In-house, overnight physician staffing: A cross-sectional survey of Canadian adult and pediatric intensive care units*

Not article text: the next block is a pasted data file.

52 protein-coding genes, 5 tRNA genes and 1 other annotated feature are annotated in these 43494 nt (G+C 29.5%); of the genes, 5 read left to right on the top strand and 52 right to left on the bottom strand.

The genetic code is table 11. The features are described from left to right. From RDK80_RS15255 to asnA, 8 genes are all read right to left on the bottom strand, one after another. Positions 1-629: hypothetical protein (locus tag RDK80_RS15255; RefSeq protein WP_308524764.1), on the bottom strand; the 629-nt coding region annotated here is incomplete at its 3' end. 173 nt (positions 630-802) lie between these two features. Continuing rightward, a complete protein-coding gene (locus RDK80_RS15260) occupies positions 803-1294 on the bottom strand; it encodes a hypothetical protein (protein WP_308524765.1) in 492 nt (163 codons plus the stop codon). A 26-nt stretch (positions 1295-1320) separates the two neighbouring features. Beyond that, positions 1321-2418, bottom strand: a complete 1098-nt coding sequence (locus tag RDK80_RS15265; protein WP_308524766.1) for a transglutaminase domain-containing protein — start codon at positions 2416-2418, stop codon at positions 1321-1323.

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OBJECTIVE: Physician staffing is an important determinant of patient outcomes following intensive care unit (ICU) admission. We conducted a national survey of in-house after-hours physician staffing in Canadian ICUs. DESIGN: : Cross-sectional survey. SETTING: Canadian adult and pediatric ICUs. PARTICIPANTS: ICU directors. INTERVENTIONS: ICU directors of Canadian adult and pediatric ICUs were surveyed to describe overnight staffing by interns, residents, critical care medicine trainees, clinical assistants, and ICU physicians in their ICUs. MEASUREMENTS AND MAIN RESULTS: Data were collected regarding hospital and ICU demographics and ICU staffing. For ICUs with in-house overnight physicians, we documented physician experience, shift duration, and clinical responsibilities outside the ICU. We identified 98 Canadian ICU directors, of whom 88 (90%) responded. Dedicated in-house physician coverage overnight was reported in 53 (60%) ICUs, including 13 (15%) in which ICU staff physicians stayed in-house overnight. Compared with ICUs without in-house physicians, those with in-house physicians had more ICU beds (15 vs. 8.5, p=.0001) and fewer ICU staff physicians (5 vs. 7, p=.03). For the 271 physicians who provide overnight staffing, the median level of postgraduate experience was 3 yrs (range, <1 yr, >10 yrs); 129 (48%) had <3 months of ICU experience. Most shifts (83%) were >20 hrs long. CONCLUSIONS: In-house overnight physician staffing in Canadian ICUs varies widely. Only a minority of ICUs comply with the 2003 Society of Critical Care Medicine guidelines for adult ICUs recommending continuous in-house staffing by ICU staff physicians. The duration of most ICU shifts raises concern about workload-associated fatigue and medical error. The impact of current nighttime staffing requires further evaluation with respect to patient outcomes.
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